MBK Soft Sled
Sure enough, a couple of minor design changes were needed, including
extra tape to improve the stiffness of the two cells in flight. Also,
the second build was carefully photographed at every step, for the free
instructions published on this website.
After I arrived at the field,
skies were nearly completely blue and a healthy breeze was ruffling the
tree tops. On pulling out the wind meter, I discovered it had jammed.
Those normally reliable little cups just didn't want to spin today—a
mechanical problem, as it turned out later.
At home, I gave the
Windtronic meter a shake and the cups freed up! Let's hope they stay
that way. The device has had the odd knock during its lifetime.
soft sled kite is not quite as easy to launch as a delta, since it does
takes a moment or two to get some air pressure into the big ends of the
cells. But as soon as they popped out, up went the kite. Minor creasing
was apparent for a while but with the kite higher and gulping more air,
the cells soon firmed up and flight became more balanced.
the kite on not much more than 10m (30ft.) of line, several photos were
taken. That out of the way, the line was let out to 30m (100 ft.) for a
while and then 60m (200 ft.). On this length, full zoom was required to
get some decent video. What a pity about the lack of cloud! A cloudy
backdrop shows up a kite's movement so well.
On this site, there's more kite-making info than you can poke a stick at :-) Want to know the most convenient way of using it all?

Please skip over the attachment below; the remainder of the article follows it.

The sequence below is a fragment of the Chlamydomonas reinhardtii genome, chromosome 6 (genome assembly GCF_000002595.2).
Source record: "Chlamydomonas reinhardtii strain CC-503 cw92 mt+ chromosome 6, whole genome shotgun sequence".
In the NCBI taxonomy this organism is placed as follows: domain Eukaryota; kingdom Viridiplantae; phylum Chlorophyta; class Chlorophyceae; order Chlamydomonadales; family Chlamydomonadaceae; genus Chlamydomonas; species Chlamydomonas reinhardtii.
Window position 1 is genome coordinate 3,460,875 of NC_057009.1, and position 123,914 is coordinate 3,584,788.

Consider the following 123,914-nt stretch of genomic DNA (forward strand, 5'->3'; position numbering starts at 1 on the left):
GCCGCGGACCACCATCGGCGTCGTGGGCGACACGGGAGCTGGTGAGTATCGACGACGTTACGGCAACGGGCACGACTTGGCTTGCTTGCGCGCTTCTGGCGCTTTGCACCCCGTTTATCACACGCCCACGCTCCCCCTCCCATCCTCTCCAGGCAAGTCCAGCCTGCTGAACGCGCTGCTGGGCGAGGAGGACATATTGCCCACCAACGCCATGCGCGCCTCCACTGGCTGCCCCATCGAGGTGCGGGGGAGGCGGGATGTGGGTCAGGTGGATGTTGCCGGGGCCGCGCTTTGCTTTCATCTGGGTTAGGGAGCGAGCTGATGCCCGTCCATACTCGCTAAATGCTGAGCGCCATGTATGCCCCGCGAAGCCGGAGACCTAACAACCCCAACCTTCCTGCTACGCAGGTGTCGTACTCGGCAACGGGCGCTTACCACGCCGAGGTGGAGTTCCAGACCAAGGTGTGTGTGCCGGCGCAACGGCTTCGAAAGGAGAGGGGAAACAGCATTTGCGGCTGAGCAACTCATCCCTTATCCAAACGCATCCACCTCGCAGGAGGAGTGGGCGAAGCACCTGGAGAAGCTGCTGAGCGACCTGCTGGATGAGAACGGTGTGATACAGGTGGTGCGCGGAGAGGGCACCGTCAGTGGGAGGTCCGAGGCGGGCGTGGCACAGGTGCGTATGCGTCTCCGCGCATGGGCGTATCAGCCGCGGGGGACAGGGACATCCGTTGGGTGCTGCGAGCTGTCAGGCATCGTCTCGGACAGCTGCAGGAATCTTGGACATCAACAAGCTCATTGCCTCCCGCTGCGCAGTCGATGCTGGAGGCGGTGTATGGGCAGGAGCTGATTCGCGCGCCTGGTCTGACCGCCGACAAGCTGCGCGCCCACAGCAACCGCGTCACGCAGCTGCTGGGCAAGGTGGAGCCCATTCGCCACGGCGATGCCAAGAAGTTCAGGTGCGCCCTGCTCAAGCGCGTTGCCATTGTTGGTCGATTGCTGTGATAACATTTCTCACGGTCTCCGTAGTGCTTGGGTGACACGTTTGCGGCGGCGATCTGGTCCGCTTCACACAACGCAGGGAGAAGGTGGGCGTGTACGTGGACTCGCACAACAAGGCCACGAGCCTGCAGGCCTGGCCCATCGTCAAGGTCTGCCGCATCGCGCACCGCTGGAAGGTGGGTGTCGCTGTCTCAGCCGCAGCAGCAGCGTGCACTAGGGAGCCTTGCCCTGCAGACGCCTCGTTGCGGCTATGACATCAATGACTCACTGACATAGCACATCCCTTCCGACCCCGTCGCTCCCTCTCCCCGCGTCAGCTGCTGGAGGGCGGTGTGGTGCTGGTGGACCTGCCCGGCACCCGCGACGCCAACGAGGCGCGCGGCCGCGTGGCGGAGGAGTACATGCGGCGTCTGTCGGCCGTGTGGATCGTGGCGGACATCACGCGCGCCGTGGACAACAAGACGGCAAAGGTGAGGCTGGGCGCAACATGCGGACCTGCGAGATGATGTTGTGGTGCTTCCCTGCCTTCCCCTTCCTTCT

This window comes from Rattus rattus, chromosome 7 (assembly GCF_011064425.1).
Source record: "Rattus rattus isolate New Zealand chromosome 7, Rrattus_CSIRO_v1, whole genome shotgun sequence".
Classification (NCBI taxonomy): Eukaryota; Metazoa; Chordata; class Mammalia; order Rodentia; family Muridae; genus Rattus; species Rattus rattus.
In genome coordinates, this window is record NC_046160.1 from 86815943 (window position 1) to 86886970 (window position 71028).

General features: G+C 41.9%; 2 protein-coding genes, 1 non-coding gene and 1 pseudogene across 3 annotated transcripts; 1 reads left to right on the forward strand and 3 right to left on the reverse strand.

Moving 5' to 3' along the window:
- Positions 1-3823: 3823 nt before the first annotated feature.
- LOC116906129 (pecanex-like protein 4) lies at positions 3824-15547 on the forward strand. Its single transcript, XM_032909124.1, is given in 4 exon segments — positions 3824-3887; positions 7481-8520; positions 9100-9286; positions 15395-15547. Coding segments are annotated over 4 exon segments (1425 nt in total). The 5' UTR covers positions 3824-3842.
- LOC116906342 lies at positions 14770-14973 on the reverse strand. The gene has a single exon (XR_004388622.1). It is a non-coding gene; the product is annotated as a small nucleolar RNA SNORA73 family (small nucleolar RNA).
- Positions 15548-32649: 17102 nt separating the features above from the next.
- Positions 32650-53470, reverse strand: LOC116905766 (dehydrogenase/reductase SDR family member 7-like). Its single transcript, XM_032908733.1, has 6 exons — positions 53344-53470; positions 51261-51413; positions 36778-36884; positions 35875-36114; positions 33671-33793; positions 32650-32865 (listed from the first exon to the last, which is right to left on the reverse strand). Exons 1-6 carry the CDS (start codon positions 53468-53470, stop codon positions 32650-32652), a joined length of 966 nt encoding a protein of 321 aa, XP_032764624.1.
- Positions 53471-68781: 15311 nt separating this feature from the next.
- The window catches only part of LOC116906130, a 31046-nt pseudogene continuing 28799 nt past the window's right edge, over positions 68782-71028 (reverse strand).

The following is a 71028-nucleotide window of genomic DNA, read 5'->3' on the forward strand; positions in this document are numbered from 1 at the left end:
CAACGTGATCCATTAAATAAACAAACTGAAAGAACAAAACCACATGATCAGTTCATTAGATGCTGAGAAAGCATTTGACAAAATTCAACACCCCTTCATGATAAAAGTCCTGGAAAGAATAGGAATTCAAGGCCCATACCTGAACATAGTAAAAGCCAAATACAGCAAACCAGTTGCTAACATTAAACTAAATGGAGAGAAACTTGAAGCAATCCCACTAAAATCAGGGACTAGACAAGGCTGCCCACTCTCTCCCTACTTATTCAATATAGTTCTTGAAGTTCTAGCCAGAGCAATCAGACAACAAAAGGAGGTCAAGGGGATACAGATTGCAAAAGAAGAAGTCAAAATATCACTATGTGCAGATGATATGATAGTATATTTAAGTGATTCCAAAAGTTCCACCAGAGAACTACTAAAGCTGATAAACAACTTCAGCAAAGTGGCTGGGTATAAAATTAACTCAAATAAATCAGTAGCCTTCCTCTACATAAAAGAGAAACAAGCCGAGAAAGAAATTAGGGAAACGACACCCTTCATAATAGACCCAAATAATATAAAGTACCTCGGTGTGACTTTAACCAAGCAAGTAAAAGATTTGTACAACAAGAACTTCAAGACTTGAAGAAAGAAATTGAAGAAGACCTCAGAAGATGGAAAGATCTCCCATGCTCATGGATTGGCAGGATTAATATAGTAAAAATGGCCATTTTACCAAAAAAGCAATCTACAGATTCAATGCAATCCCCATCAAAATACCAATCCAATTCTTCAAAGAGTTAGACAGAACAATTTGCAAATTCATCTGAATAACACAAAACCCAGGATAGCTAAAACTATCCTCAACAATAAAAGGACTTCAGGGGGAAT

The Big MBK E-book Bundle is a collection of downloads—printable PDF files which provide step-by-step instructions for many kites large and small.
Every kite in every MBK series.
In the windy conditions the soft sled kite was often accelerating up and then slowly dropping back. There was not much side-to-side flying and no looping around at all—a credit to the original Pocket Kite which inspired this design of mine!
A small flock of lorikeets flew past at low level, together with some other small birds.
Although the kite was only 60 cm (24 in.) tall, it was pulling very firmly for its size. That would partly be due to the wind speed, but also because sleds of all kinds have a decent pull on them! Despite this, the 50-pound Dacron had a fair amount of sag. I think wind drag had a lot to do with that.
Bringing the kite down was straightforward, although the inflated plastic resisted with higher tension in the line as it was wound back onto the heavy wooden winder. As the soft sled passed down through 100 feet off the grass, I noticed it was at a fairly steep line angle. This often happens when you pull a kite in, since you are changing the direction of the "relative wind"—upward in this case, which made the kite fly steeper.
It must be said that the MBK Soft Sled has a great wind range for something of such modest size. With gusts around 30 kph it didn't even look uncomfortable. Perhaps it will stay stable right up to the high 30s or low 40s. Time will tell!